The 5 Stages of Grief


Losing a parent, spouse, or other loved one is really hard. What most of us don't know, until it happens, is that it hurts for a long time. According to experts, though, there are recognizable stages -- or signposts -- that you'll pass through as you move from bereavement to healing. In her landmark 1969 book On Death and Dying , psychiatrist Elisabeth Kubler-Ross popularized the idea of five stages of grief. Since then some experts have continued to work with Kubler-Ross's model, while others have simplified the theory to include just three or four stages, or expanded the list to as many as ten.

But most experts agree that everyone processes a loss by experiencing a series of different feelings, though we may go through these stages in a different order or skip one altogether. Here's a guide to the stages of grief and how to navigate them to find comfort and healing.

Stage one in the stages of grief: Shock and denial

For the first hours, days, even weeks after someone you're close to dies, you may feel like you simply can't absorb what's happened. It might feel like there's a glass wall between you and your feelings. You know you're sad, but you can't actually grieve. The numbness protects you from dissolving, but it may feel a bit frightening, too -- why can't I cry?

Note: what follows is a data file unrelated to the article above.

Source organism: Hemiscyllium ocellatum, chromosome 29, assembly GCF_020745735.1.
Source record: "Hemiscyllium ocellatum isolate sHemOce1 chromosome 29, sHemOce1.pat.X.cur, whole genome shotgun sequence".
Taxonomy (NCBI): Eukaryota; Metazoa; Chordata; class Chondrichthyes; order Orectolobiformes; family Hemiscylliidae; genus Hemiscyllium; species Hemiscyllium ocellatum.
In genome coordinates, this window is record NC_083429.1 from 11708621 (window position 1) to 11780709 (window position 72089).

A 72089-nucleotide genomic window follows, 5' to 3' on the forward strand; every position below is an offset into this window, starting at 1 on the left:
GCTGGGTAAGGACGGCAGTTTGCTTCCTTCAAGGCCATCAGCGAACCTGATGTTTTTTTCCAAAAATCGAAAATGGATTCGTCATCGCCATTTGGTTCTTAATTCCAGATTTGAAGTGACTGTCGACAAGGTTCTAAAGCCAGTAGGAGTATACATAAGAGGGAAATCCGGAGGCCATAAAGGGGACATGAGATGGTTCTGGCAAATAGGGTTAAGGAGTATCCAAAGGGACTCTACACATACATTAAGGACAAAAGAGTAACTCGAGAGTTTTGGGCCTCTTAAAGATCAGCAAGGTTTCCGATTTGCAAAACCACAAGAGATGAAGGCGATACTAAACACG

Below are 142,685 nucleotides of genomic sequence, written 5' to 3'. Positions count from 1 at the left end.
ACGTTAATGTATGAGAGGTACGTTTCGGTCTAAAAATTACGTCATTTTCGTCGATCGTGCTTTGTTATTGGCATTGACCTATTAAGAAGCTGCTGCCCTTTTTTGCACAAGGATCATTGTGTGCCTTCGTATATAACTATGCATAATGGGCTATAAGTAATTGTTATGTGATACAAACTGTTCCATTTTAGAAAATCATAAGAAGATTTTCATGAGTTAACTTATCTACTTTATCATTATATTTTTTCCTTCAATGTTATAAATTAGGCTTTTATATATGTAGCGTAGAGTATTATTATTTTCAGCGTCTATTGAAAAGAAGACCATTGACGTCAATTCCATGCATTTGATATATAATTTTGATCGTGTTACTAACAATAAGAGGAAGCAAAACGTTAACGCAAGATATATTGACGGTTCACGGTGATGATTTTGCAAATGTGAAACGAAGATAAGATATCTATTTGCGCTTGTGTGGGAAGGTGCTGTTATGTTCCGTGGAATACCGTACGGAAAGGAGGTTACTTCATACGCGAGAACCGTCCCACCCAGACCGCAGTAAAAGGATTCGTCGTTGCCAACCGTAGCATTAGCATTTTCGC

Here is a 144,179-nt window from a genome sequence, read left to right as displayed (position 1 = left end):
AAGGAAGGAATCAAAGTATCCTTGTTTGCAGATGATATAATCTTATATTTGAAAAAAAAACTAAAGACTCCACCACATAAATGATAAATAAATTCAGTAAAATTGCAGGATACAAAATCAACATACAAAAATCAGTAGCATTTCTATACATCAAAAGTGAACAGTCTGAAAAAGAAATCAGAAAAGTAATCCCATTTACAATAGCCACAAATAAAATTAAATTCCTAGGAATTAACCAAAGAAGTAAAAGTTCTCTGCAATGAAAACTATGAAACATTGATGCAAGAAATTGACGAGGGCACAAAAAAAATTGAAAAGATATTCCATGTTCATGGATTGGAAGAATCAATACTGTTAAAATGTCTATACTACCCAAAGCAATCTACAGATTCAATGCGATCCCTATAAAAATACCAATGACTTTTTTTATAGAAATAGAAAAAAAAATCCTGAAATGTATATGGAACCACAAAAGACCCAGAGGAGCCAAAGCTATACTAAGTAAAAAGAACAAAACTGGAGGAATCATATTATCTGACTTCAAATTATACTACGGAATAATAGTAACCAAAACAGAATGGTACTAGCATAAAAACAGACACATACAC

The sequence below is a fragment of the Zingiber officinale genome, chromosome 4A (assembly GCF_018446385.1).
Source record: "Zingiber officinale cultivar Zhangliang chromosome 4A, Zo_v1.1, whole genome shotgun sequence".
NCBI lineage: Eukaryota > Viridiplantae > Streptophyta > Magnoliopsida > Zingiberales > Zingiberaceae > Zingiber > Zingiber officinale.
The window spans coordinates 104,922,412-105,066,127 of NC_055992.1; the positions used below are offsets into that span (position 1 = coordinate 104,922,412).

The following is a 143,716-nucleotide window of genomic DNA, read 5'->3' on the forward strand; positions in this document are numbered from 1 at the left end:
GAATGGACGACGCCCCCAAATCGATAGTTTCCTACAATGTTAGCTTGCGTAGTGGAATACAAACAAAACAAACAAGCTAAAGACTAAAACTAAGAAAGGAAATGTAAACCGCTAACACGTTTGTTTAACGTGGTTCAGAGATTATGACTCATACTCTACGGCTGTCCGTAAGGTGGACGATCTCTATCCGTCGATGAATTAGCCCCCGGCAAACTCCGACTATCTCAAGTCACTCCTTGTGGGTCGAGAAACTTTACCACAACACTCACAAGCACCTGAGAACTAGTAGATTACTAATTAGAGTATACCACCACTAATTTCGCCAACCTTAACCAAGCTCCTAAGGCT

Losing someone you've lived with may also bring intense feelings of loneliness and emptiness as you struggle with the hole left in your daily life. If you've spent the past months or years as a caregiver , it's natural to experience a sense of being cut adrift -- after giving so much of your time and devotion to your loved one, suddenly you are no longer needed.

What you might be feeling:

  • Numb and distracted -- "This can't be happening to me.
  • Alienated from other people , as though everyone else exists in the sunny world of everyday events, while you're in a dark tunnel.
  • Bereft of purpose. Many caregivers say they feel painfully lost, as if the connection that kept them going every day is no longer there.

What you might notice:

  • Memory gaps , such as being unable to recall what you did yesterday, or not knowing how long it's been since you last ate.
  • Being disorganized and "spacey" -- misplacing your keys or cell phone, losing your car in the parking lot, forgetting to return phone calls.
  • Feeling out of touch with your real feelings, reacting in ways that don't feel like "you," such as snapping at a sibling or feeling nothing when a friend tells you some happy or sad news.

What to do:

  • Give yourself permission to feel however you feel. You've just been through an emotional earthquake, and the aftershocks are going to continue for a long time. It's okay if you can't cry, and it's also okay if you cry all the time or at inappropriate moments.
  • Break through the denial. Recognize that numbness has a purpose: It keeps you from falling apart. But if feelings of distance and unreality are bothering you, use family members and close friends as touchstones. Prevent yourself from "stuffing" your feelings by checking in with others: How are you holding up? Create opportunities to talk over the experiences you've been through and reminisce about your loved one.